• Bacterial conjunctivitis is caused by a bacterial infection, and depending on its severity, may require antibiotics. This form of conjunctivitis is highly contagious, so you should stay away from crowds until it has completely cleared up.
  • Viral conjunctivitis, like the common cold, is caused by a virus and doesn’t typically require treatment. It’s highly contagious, so you should stay home from work or school until it has cleared completely.

Floaters are caused by tiny pieces of protein (called collagen) floating around in the fluid inside your eye. As we get older, this fluid (called vitreous fluid) becomes less viscous, so the pieces of collagen are able to float around more freely, making them more noticeable.

However, if you experience a sudden onset or shower of floaters, or if your floaters are accompanied by flashes of light, your retina may have become torn or detached. Retinal tears and detachments are incredibly serious and require immediate medical attention. If left untreated, retinal detachments can lead to vision loss.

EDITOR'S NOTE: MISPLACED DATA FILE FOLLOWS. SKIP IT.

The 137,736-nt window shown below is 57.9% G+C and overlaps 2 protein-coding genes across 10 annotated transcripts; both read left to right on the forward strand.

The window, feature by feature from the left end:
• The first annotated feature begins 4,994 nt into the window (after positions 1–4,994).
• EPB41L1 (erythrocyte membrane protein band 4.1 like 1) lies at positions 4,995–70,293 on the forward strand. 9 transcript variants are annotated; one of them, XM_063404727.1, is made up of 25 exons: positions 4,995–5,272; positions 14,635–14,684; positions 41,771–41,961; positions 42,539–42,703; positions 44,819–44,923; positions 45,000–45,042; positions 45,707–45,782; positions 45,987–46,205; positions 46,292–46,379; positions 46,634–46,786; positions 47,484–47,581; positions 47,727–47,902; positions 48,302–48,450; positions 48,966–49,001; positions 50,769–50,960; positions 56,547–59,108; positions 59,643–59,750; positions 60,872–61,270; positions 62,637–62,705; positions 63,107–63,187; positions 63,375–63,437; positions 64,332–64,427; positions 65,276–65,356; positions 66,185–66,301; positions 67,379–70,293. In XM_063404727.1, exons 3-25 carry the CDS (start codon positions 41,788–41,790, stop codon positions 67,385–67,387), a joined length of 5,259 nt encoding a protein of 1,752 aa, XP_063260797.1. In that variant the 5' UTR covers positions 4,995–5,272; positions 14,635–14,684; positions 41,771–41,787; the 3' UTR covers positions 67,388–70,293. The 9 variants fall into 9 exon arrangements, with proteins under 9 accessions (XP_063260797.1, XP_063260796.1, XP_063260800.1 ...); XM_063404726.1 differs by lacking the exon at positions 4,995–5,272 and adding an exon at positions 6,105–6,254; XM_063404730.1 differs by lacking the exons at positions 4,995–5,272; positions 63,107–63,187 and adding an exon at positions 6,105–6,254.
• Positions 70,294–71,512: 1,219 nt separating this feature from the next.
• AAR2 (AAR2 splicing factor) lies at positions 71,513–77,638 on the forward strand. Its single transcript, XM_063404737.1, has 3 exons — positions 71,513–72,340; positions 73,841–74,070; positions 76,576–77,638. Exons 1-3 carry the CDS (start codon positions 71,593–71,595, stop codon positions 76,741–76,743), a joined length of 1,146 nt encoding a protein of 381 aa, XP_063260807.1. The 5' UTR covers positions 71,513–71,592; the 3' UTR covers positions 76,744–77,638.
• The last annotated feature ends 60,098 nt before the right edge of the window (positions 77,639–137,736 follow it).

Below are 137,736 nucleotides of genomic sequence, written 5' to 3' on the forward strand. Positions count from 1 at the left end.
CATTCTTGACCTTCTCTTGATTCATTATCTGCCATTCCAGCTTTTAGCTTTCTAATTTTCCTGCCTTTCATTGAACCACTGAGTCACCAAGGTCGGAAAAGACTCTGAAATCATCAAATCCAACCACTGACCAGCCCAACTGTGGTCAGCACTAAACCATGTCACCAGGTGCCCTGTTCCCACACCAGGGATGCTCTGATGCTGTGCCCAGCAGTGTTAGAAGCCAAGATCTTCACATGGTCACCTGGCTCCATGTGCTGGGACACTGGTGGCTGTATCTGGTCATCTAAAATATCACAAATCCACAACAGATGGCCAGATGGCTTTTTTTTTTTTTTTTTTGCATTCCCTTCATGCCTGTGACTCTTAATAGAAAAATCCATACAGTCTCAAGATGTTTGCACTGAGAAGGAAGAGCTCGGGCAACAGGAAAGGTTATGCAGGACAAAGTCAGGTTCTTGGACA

Glaucoma occurs when your optic nerve becomes severely damaged, typically because of high pressure inside your eye. However, glaucoma can occur even when your eye’s intraocular pressure is within normal range; a condition called normal-tension glaucoma. Your optic nerve is responsible for relaying visual information from your eyes to your brain, so when it becomes damaged, it can lead to blindness.

Glaucoma is treatable, but early detection is vital. That is why all comprehensive eye exams performed at Associates in Eyecare – Bristow include glaucoma testing. Our team uses a variety of tests, including Goldmann Applanation Tonometry and visual field testing to detect glaucoma.

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For more information about eye diseases, including treatment options, please speak to your optometrist during your next appointment.

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Where are we located?

Associates in Eyecare – Bristow is conveniently located in Bristow Center shopping mall between Anytime Fitness and Pizza Hut.

Address

10338 Bristow Center Dr
Bristow, VA 20136

Contact Information

Phone: 703.392.1010
[email protected]

Hours of Operations

Monday
9:30 AM – 6 PM
Tuesday
9:30 AM – 6 PM
Wednesday
9:30 AM – 7 PM
Thursday
9:30 AM – 6 PM
Friday
9:30 AM – 5 PM
Saturday
8:00 AM – 2 PM
Sunday
Closed